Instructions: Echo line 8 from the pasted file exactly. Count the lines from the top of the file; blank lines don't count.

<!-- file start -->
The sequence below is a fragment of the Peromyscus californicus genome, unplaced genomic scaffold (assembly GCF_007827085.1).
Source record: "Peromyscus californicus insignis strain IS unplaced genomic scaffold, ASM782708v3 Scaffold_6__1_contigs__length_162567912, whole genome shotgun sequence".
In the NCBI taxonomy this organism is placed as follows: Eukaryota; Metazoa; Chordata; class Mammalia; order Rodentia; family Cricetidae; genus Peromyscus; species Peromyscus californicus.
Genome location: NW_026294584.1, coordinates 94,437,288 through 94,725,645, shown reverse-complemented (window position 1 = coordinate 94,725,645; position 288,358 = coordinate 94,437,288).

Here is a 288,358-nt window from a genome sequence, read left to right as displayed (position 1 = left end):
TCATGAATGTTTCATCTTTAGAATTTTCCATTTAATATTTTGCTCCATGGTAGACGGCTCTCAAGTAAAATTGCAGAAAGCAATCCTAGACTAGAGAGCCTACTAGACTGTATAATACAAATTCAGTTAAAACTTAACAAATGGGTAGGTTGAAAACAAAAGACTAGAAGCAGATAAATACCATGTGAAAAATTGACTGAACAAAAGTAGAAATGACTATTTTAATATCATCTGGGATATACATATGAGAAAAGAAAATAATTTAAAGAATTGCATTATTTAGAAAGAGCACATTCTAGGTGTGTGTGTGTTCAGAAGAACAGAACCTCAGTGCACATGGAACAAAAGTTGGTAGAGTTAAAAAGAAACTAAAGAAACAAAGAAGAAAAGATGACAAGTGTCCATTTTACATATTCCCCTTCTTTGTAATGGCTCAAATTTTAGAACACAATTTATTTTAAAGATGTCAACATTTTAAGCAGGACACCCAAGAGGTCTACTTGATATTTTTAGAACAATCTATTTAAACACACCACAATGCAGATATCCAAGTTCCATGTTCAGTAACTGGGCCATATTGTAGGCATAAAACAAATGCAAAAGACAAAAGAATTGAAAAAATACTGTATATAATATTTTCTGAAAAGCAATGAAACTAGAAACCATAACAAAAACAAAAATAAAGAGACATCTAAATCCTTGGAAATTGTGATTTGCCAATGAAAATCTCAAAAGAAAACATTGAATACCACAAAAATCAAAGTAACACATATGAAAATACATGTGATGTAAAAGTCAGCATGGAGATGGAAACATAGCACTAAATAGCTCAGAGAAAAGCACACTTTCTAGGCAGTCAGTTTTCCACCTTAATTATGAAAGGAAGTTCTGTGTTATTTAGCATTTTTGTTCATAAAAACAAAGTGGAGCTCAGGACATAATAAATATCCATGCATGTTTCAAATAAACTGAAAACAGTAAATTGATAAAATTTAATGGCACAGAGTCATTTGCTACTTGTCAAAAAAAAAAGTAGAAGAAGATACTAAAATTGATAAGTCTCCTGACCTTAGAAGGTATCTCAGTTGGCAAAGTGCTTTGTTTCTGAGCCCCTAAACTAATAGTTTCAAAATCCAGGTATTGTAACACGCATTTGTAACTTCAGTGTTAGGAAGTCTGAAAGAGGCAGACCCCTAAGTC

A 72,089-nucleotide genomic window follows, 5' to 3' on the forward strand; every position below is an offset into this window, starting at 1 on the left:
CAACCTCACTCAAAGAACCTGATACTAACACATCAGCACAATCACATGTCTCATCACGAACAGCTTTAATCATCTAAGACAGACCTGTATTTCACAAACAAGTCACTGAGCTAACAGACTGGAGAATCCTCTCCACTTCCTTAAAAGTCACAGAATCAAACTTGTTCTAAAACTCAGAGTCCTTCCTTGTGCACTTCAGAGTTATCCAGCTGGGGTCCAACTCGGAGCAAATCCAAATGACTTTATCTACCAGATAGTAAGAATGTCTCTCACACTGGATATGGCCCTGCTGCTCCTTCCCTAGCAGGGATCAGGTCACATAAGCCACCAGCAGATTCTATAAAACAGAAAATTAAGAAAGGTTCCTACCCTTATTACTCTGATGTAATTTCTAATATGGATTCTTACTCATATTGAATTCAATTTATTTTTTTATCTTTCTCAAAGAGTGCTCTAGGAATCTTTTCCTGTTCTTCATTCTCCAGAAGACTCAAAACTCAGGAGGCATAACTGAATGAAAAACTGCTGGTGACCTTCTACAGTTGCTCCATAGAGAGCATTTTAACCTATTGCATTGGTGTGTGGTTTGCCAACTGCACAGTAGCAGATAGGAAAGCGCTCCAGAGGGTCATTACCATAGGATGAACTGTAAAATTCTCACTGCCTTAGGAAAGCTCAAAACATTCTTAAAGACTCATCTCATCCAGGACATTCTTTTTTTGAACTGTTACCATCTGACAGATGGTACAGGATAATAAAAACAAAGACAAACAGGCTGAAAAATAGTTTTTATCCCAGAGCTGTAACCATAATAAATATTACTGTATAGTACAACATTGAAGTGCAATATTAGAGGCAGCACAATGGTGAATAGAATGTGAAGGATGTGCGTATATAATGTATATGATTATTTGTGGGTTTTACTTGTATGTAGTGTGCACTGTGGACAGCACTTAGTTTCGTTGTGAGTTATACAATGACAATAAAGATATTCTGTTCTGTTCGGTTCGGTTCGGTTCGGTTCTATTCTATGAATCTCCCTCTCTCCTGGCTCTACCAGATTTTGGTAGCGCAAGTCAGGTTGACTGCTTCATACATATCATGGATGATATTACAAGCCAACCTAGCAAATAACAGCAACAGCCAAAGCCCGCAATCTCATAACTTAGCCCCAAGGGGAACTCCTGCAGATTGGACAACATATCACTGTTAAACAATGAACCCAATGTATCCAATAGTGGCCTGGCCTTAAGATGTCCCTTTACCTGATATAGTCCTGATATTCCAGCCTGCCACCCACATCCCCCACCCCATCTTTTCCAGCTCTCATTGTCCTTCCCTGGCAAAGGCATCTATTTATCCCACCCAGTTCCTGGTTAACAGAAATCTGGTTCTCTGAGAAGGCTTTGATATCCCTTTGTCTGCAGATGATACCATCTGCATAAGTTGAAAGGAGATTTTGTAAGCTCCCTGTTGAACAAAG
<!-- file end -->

CAACCTCACTCAAAGAACCTGATACTAACACATCAGCACAATCACATGTCTCATCACGAACAGCTTTAATCATCTAAGACAGACCTGTATTTCACAAACAAGTCACTGAGCTAACAGACTGGAGAATCCTCTCCACTTCCTTAAAAGTCACAGAATCAAACTTGTTCTAAAACTCAGAGTCCTTCCTTGTGCACTTCAGAGTTATCCAGCTGGGGTCCAACTCGGAGCAAATCCAAATGACTTTATCTACCAGATAGTAAGAATGTCTCTCACACTGGATATGGCCCTGCTGCTCCTTCCCTAGCAGGGATCAGGTCACATAAGCCACCAGCAGATTCTATAAAACAGAAAATTAAGAAAGGTTCCTACCCTTATTACTCTGATGTAATTTCTAATATGGATTCTTACTCATATTGAATTCAATTTATTTTTTTATCTTTCTCAAAGAGTGCTCTAGGAATCTTTTCCTGTTCTTCATTCTCCAGAAGACTCAAAACTCAGGAGGCATAACTGAATGAAAAACTGCTGGTGACCTTCTACAGTTGCTCCATAGAGAGCATTTTAACCTATTGCATTGGTGTGTGGTTTGCCAACTGCACAGTAGCAGATAGGAAAGCGCTCCAGAGGGTCATTACCATAGGATGAACTGTAAAATTCTCACTGCCTTAGGAAAGCTCAAAACATTCTTAAAGACTCATCTCATCCAGGACATTCTTTTTTTGAACTGTTACCATCTGACAGATGGTACAGGATAATAAAAACAAAGACAAACAGGCTGAAAAATAGTTTTTATCCCAGAGCTGTAACCATAATAAATATTACTGTATAGTACAACATTGAAGTGCAATATTAGAGGCAGCACAATGGTGAATAGAATGTGAAGGATGTGCGTATATAATGTATATGATTATTTGTGGGTTTTACTTGTATGTAGTGTGCACTGTGGACAGCACTTAGTTTCGTTGTGAGTTATACAATGACAATAAAGATATTCTGTTCTGTTCGGTTCGGTTCGGTTCGGTTCTATTCTATGAATCTCCCTCTCTCCTGGCTCTACCAGATTTTGGTAGCGCAAGTCAGGTTGACTGCTTCATACATATCATGGATGATATTACAAGCCAACCTAGCAAATAACAGCAACAGCCAAAGCCCGCAATCTCATAACTTAGCCCCAAGGGGAACTCCTGCAGATTGGACAACATATCACTGTTAAACAATGAACCCAATGTATCCAATAGTGGCCTGGCCTTAAGATGTCCCTTTACCTGATATAGTCCTGATATTCCAGCCTGCCACCCACATCCCCCACCCCATCTTTTCCAGCTCTCATTGTCCTTCCCTGGCAAAGGCATCTATTTATCCCACCCAGTTCCTGGTTAACAGAAATCTGGTTCTCTGAGAAGGCTTTGATATCCCTTTGTCTGCAGATGATACCATCTGCATAAGTTGAAAGGAGATTTTGTAAGCTCCCTGTTGAACAAAG